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they were never IN a hurricane. never. they wer e WEST of the hurricane and AST of a strong cold front, that was merging with the hurricane. if you GO TO BOUNTY'S FB AN DWEB PAGES you will see the path exactly between the two fronts. no steep seas and winds were only 40 mph, as per the rescue scene. where the two fronts have meeting winds, is a space not wide , to be able to use for a time.
please read bounty's sites and see what he was doing and what exactly happened. if you noticed in some videos of the bounty, her hatches were open, causing ingress of plenty of water. her sailing in a sea fast is a twisty action on the hull-- therefore need for pumps in any wood ship. is most important tool in wood boat--pumps and extra pumps.
answer your questions, as i answered mine -- read the pages written by the team receiving the info from the ship as they had problems. is posted in both sites.
Please post links, I cannot find what you speak of, and the Bounty site says they are down.
Regards
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post #168 of 1950 Old 11-01-2012
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Re: HMS Bounty in trouble...

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It was doing 10.3 kn from the Examiner.com
If you look at the position log available via the Bounty website (tallshipbounty) - (current location) it seems that from 10:31 to 13:33 on the 28th Oct, the ship covered 58nm at an average speed of over 19 knots. If this is correct, then given the ship's normal cruising speed of 10 knots, something out of the ordinary must have been experienced. The ship could have been surfing and also riding a gulf stream back eddy. Without input from crew members, it is hard to know exactly what was going on. But if the ship did in fact manage to cover those 58 nm in 3 hrs (and the satellite records suggest they did), the conditions encountered by the vessel would have been beyond extreme, and it would not be surprising that many systems started to fail and the integrity of the rig and hull were compromised. Hard to imagine that any number of crew could have handled such a ship on such a sleyride.
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Re: HMS Bounty in trouble...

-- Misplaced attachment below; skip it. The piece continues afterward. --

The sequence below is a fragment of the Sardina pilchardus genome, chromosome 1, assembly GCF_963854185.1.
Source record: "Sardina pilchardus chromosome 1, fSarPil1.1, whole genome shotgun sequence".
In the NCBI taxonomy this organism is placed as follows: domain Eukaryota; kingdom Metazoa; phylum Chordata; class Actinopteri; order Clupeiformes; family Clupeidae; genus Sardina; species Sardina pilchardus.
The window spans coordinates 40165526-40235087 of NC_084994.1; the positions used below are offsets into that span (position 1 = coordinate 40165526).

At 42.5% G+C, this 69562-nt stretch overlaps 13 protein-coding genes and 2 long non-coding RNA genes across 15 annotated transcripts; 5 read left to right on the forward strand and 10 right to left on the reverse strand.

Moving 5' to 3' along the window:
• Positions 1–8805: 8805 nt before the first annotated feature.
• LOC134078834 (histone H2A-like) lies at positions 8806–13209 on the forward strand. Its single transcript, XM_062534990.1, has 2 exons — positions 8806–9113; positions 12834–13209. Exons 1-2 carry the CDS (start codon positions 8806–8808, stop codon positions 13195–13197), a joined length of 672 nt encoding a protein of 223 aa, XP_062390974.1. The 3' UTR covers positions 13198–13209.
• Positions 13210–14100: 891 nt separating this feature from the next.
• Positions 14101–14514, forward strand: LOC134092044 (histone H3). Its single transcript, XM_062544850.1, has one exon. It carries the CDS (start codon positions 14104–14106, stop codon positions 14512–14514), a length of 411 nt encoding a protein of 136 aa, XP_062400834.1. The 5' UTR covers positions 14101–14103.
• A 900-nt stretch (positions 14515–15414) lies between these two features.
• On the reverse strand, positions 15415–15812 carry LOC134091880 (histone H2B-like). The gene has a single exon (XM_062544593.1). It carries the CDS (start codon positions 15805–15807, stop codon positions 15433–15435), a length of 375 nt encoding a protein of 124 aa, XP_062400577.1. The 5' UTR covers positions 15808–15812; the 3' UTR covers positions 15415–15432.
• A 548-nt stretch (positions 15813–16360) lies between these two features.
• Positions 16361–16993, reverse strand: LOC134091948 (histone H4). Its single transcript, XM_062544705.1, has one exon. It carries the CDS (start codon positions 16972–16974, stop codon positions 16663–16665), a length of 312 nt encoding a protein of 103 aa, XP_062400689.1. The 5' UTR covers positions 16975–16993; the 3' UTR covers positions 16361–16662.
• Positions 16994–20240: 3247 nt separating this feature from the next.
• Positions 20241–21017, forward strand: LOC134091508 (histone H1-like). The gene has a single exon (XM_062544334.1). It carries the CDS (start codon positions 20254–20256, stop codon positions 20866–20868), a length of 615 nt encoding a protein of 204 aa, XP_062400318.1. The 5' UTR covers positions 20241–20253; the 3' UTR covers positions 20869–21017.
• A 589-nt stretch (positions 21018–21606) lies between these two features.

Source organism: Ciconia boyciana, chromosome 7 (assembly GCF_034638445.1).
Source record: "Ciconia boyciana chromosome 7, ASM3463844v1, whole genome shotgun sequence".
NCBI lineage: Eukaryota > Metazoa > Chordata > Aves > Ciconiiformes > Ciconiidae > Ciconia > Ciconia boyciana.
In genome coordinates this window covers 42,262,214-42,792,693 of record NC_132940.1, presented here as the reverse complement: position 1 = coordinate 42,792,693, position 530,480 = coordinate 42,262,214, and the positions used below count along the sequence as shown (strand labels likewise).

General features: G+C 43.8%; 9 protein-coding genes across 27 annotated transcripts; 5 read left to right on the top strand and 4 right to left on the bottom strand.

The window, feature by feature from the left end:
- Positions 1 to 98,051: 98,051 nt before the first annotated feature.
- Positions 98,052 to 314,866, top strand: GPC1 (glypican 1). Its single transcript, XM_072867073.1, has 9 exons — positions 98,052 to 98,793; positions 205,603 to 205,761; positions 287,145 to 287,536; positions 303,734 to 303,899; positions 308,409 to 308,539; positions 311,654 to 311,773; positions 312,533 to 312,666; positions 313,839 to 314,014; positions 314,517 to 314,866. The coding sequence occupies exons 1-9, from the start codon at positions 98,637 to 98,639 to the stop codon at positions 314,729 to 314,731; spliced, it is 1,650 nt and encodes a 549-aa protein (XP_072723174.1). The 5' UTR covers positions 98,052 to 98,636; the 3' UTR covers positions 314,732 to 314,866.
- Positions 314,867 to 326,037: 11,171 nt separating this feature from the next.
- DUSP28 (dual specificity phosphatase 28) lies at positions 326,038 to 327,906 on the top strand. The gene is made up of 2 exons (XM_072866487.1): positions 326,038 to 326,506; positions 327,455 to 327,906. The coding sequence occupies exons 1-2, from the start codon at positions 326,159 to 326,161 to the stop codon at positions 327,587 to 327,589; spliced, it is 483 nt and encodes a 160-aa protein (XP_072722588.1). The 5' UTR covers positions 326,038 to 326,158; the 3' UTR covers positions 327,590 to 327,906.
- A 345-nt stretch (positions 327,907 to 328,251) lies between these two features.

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If you look at the position log available via the Bounty website (tallshipbounty) - (current location) it seems that from 10:31 to 13:33 on the 28th Oct, the ship covered 58nm at an average speed of over 19 knots. If this is correct, then given the ship's normal cruising speed of 10 knots, something out of the ordinary must have been experienced. The ship could have been surfing and also riding a gulf stream back eddy. Without input from crew members, it is hard to know exactly what was going on. But if the ship did in fact manage to cover those 58 nm in 3 hrs (and the satellite records suggest they did), the conditions encountered by the vessel would have been beyond extreme, and it would not be surprising that many systems started to fail and the integrity of the rig and hull were compromised. Hard to imagine that any number of crew could have handled such a ship on such a sleyride.
Were they in the Bermuda Triangle?
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Re: HMS Bounty in trouble...

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Originally Posted by nolatom View Post
This from Sailing Anarchy front page, earlier interview with the capt. Look at 10:47 for what he thinks about hurricanes.

If this is not a doctored interview, then I just can't believe what I'm hearing:

Sailing Anarchy Home Page
Wow!....Talk about "Tugging on Superman's cape"! I'll bet you would be hard pressed to find skippers of modern ships with that much disregard for the forces of nature... Much less, an old style "underpowered" wooden boat with massive windows in the Stearn (nice view, but what could go wrong there in a hurry in big seas?)!
In addition, regarding an earlier post stating this ship carried considerably fewer and less experienced crew than the original Bounty - According to this interview, it was twice the size of the original! Unlike the Bounty, it did have a motor, but still...